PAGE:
Teacher Toolbox
Classroom Management - Social Interactions

Social Discourse

Children with special needs often have difficulties understanding the subtle nuances conveyed during conversations, maintaining the thread of the conversation because of difficulties with encoding and speed of processing, and may overlook the message that is presented through speech and gestures.

The Social Skills Toolbox contains many helpful tips for understaning social cues. Additonal classroom activities include:

  • In a small group setting, practice with students the meaning of words using different vocal intonations.  This will help students recognize the differences in meaning caused by vocal changes.
  • Play games that practice the speed of speech – have the children say something slowly, have the children say it fast.  Have them change the rate of speech as you call out instructions.
  • bottoms upEncourage the children to listen to others during discussion.  Use a talking stick, or another object and pass it around when talking about a topic.  Establish the rule that a person can only speak when they have the talking stick in their hands. This helps to practice listening, waiting turns, and thinking about a topic before speaking; also it can help cue children to plan instead of quickly reacting.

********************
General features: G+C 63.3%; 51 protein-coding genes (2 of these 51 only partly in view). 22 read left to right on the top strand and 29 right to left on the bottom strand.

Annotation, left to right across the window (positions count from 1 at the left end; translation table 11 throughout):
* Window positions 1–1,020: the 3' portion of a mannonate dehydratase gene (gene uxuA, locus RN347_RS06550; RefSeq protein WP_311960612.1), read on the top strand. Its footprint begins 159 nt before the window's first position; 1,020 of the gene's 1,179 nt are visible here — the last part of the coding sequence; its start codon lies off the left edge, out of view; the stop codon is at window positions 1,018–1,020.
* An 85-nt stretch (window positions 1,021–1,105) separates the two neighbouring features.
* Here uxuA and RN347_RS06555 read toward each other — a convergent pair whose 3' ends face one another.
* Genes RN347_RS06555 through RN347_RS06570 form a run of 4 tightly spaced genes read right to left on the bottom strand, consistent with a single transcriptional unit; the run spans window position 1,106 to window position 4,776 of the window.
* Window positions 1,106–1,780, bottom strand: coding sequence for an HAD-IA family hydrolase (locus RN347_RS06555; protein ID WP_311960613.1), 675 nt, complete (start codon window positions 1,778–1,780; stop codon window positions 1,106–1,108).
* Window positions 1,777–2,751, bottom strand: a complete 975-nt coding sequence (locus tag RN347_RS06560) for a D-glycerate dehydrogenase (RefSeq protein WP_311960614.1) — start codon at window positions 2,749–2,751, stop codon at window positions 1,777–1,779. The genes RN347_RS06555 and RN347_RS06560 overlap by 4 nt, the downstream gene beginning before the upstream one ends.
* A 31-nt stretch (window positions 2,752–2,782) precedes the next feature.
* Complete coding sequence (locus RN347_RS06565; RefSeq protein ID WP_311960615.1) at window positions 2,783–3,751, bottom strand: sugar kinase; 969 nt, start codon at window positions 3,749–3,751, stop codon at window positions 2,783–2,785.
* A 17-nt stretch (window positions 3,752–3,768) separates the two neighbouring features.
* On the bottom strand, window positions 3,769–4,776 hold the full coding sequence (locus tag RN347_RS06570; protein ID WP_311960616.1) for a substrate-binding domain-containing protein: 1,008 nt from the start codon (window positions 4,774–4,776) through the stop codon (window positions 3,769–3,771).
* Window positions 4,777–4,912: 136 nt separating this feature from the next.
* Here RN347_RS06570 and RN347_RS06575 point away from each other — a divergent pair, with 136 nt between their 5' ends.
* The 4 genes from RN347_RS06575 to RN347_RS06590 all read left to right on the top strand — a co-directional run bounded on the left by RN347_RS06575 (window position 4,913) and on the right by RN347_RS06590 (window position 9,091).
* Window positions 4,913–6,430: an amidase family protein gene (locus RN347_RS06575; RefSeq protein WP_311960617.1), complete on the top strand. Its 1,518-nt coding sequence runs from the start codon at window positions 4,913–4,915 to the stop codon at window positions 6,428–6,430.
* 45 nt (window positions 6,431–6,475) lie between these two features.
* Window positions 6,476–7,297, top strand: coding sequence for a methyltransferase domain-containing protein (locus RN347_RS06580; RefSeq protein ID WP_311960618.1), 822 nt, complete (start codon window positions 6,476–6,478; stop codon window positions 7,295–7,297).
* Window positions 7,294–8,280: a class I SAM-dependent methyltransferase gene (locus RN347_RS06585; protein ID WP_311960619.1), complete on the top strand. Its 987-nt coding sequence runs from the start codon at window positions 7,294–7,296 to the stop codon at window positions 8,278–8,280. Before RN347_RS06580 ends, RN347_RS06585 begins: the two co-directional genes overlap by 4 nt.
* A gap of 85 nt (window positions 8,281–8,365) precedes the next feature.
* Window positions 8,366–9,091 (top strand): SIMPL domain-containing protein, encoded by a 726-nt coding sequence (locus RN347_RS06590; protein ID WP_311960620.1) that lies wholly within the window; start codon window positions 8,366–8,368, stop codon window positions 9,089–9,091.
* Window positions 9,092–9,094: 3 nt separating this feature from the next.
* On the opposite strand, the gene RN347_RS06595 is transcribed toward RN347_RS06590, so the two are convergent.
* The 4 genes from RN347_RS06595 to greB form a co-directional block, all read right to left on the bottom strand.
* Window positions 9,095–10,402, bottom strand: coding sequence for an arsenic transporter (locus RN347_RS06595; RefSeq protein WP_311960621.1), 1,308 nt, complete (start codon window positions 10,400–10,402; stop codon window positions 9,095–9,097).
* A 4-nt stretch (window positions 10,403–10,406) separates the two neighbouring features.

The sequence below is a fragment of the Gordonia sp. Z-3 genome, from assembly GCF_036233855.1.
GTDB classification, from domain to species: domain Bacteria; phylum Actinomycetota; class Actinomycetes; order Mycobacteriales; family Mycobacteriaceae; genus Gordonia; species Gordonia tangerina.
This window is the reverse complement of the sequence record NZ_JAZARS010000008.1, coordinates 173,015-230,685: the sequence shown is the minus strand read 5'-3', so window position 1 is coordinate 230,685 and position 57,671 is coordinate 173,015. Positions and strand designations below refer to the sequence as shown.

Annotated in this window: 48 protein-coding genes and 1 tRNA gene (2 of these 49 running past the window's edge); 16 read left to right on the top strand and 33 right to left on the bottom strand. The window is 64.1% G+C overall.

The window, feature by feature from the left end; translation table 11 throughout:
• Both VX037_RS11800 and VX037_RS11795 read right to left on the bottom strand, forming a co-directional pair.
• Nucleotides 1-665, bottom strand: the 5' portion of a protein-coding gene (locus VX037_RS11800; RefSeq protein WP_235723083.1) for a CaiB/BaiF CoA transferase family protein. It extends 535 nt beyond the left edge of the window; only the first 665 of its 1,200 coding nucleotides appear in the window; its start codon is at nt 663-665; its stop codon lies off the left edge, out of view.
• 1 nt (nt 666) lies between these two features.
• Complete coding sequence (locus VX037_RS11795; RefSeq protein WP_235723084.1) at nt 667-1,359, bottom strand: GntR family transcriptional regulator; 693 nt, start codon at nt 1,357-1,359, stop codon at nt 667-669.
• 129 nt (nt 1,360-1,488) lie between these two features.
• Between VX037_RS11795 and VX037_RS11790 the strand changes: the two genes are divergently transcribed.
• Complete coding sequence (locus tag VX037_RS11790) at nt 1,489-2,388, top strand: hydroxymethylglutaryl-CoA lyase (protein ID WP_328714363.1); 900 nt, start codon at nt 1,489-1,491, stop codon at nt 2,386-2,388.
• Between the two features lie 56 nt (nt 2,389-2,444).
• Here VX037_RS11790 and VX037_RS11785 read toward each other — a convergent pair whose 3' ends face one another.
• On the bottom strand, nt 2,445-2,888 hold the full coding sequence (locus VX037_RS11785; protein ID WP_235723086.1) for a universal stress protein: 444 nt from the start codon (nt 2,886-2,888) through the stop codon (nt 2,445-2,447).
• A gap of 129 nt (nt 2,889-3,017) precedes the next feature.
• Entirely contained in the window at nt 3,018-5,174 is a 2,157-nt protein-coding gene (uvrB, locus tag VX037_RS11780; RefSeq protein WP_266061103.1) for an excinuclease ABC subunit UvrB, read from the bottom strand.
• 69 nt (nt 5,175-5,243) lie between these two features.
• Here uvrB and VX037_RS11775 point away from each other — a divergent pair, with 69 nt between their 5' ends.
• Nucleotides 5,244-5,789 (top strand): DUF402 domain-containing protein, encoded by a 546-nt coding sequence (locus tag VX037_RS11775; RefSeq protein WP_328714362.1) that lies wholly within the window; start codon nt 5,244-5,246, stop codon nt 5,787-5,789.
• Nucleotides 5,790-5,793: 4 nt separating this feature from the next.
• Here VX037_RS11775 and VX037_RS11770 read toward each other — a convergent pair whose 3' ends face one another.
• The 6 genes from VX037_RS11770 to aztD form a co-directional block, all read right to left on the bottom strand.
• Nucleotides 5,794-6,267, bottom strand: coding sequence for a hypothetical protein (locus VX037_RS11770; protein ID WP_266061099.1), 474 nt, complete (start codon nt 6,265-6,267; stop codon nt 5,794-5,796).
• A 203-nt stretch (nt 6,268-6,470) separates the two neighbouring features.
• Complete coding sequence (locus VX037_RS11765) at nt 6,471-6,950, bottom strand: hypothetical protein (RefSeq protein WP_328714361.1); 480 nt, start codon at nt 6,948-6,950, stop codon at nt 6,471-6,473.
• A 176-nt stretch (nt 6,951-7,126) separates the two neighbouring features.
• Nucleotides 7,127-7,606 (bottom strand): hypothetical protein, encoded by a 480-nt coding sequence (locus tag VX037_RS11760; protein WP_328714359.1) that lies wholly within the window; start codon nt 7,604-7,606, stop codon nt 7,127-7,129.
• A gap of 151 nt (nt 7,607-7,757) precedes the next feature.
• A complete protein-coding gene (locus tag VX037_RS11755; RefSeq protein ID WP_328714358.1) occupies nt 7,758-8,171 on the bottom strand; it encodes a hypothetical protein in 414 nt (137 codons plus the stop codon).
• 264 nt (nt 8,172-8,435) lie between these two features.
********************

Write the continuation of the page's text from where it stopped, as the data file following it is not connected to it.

• Have children count to 10 slowly (or backwards) before making a response.  While counting, this provides time for them to register what the other person has said and they can prepare a response.
  • Play non-competitive games to help children learn to listen and exchange information.  For example, the Ungame and other commercial games can be used during activities to practice waiting turns, listening, and formulating a response. Make your own Social Skills card game.

Children with special needs would benefit from support to learn how to maintain social, verbal exchanges.

Children need to learn the skills to regulate their reactions to a comment or an action. With appropriate adult facilitation, direction instruction, guidance, and supervision, children can learn to interact in a variety of social situations